After thirty minutes of development time, Reiner returned and asked Magdalena to accompany him to the washing basins to rinse out the color. Back at his work station, Reiner started the consultation about the haircut. He recommended to change Magdalena’s side parting for a center parting and cut the bangs straight. This way the hair would look more voluminous, because it would be distributed equally to both sides of the head. During the haircut, it became apparent to me that Reiner’s main concern was to create more volume so as to counteract Magdalena’s “problem” of thin hair. He explained to Magdalena that it was a myth that cutting the hair in the back would make it look thinner on the top. The opposite was true – and he illustrated his point, by using his finger as the model of a single hair. Hair is ablated over time, Reiner explained using the geological term “abtragen”, meaning that substance is lost due to the process of erosion. Using his index finger, he showed that the tip was thinner than the end of the finger. The same was the case with Magdalena’s hair, he explained: looking at her hair, he guessed that her hair ends must be between one and a half and two years old. Thus, by cutting away the thin and ablated ends, he creates more volume in her remaining hair.

During the haircut, Magdalena and Reiner talked about cosmetic surgeries and the fact, as Magdalena put it, that “humans are created this way: they are never happy [with what they got]”. After having finished the cut and before blow-drying Magdalena’s hair, Reiner applied a product to the hair. He answered to my question that it was a setting lotion which gave the hair shine and made it look stronger. Magdalena reported to me that she had had her hair cut short only recently. She welcomed that the shorter hair did not need much care. Reiner interjected that the shorter haircut was not just about being easy-care, which seemed to be Magdalena’s main concern, but that “[the hair] also looks thicker”. Having blow-dried Magdalena’s hair, Reiner corrected the bangs which he purposefully left longer “to see what the crowns in the front will do now”. To cut Magdalena’s bangs, he used the thinning scissors – scissors of which both blades have teeth on the edges like a comb. Reiner explained that with these scissors he would only take away thirty percent of the hair. This way, he added, the bangs would still have volume, but wouldn’t have that much weight. Afterwards, Reiner used his normal scissors (with two straight blades) to cut the top hair in a pointcut – cutting the hair ends in a sharp angle. Anticipating my question, Reiner explained: “again: so that it does not have too much weight”. To finish the look, Reiner held the blow-dryer in one hand and an aerosol “texturizing spray” in the other. He used the two simultaneously, letting the breeze from the blow-dryer carry the product with the purpose of “giving [the hair] a little bit more movement”.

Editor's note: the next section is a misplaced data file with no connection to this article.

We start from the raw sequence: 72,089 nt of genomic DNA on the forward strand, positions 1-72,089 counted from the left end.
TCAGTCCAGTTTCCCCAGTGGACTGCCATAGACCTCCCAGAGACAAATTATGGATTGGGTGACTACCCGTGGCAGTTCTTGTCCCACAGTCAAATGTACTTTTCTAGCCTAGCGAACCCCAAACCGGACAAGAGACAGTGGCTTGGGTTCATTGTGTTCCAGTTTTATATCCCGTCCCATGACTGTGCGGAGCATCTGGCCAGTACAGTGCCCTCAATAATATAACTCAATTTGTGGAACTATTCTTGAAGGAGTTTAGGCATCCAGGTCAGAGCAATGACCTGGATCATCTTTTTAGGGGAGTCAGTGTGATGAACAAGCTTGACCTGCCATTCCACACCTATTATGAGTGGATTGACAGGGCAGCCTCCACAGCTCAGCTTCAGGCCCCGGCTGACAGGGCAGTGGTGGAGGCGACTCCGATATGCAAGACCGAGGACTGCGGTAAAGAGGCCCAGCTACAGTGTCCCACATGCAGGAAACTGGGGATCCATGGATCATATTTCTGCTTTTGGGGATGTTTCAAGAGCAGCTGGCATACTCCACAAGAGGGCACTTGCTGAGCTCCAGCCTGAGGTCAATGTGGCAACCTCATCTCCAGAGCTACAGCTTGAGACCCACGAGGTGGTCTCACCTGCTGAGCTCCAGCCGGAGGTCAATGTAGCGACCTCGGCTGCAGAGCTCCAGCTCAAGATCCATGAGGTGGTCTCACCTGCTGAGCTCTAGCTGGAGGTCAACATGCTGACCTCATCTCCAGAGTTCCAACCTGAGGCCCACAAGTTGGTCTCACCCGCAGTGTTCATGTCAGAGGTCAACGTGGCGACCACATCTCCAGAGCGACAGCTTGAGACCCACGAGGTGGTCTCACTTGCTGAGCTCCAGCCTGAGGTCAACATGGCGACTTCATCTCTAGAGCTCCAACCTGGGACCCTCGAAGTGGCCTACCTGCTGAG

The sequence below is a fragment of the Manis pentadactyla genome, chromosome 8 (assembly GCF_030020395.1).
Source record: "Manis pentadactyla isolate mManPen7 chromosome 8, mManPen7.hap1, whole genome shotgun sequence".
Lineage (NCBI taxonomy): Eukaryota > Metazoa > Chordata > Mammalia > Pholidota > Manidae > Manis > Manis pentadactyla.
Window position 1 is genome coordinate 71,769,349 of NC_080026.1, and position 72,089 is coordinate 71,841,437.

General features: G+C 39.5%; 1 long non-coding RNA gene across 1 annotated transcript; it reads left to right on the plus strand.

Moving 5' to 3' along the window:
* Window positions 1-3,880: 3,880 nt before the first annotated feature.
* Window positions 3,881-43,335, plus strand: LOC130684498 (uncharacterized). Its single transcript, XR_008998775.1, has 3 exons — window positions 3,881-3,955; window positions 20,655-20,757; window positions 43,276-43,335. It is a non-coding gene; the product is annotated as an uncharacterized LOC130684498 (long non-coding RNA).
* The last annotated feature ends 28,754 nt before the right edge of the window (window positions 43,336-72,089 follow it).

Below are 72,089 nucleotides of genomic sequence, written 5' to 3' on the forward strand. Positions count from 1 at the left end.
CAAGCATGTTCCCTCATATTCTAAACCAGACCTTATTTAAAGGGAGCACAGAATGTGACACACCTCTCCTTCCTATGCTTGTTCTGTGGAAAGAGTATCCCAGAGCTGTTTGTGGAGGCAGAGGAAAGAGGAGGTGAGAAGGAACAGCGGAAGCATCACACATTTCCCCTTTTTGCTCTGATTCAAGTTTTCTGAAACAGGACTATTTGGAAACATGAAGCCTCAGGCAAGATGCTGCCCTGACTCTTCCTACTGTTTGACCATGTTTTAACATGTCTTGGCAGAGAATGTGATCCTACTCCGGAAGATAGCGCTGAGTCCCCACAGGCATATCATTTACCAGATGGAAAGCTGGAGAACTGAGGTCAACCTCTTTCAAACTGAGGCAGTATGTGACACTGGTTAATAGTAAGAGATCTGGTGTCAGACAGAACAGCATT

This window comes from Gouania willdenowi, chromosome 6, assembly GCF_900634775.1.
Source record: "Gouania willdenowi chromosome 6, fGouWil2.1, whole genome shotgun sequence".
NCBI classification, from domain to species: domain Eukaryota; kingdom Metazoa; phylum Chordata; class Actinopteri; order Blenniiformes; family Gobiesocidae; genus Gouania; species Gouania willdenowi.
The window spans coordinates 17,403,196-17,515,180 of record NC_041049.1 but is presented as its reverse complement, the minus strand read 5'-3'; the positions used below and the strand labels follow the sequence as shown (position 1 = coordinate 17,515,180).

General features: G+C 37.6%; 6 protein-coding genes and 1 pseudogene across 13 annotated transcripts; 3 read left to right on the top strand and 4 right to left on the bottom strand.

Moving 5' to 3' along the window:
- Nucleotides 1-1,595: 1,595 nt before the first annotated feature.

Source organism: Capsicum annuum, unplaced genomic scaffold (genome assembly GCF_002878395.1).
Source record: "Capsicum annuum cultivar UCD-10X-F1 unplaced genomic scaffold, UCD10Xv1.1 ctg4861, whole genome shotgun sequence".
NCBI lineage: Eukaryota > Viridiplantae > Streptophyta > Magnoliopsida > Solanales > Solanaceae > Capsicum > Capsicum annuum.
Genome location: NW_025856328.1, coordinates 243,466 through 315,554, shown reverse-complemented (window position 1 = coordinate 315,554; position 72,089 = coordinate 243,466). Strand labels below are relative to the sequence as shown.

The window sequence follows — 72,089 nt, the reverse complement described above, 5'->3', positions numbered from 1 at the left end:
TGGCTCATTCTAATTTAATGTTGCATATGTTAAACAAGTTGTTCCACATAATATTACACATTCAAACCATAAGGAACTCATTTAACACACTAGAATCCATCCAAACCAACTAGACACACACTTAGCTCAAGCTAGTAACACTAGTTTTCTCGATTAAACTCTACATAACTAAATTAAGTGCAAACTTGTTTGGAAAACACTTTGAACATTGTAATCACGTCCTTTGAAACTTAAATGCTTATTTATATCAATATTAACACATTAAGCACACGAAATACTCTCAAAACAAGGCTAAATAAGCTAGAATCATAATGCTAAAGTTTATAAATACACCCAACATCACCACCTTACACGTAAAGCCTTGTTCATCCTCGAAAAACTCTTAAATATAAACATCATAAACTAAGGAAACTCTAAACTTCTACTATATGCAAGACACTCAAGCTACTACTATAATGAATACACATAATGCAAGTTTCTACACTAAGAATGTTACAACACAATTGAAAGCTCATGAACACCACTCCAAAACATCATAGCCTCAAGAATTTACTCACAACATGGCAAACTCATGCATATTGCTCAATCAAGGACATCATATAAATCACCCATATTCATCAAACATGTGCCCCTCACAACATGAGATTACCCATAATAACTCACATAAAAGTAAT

Cohering concerns in one hairstyle

In the hairdressing salon, different interests and concerns regarding a look come together. They may clash, but, as in the case of Reiner, Magdalena, and Magdalena’s daughter, they seemed to come together and cohere in Magdalena’s haircut. Reiner wanted Magdalena’s hair to look more voluminous and thick. In order to achieve this goal, he recommended a new haircut – a center parting instead of a side parting. He also cut the hair in a specific way – with thinning scissors and in a point cut – to reduce the hair’s weight and increase its volume. Finally, he used different products to make the hair thicker, increase the volume, and give it more movement.

Magdalena did not reject Reiner’s attempts for increasing volume. I think she appreciated them highly. But through her way of addressing her hair she showed that she had made her peace with it – or, at least, she had found a way to deal with her insecurities by using jokes. Her hair is thin and has been thin for a long time, at least her children had different hair. Magdalena had other concerns. She wanted to live up to her daughter’s expectations of not looking too “teacher-like”. This was her principal reason for coming to Mastercut and paying a higher price for a two-hours treatment than in her previous salon.

Practicality was another concern for Magdalena when it comes to hair. The best thing about her shorter haircut was not the volume – this was a welcomed side effect – it was the fact that it was easy to care for. The reverse holds true for her daughter’s extravagant violet hair: it looked astonishing, but it just was not very practical. It washed out to quickly and, in consequence, it was just too expensive considering its short durability. Therefore, also her daughter returned to a color that was easier to handle.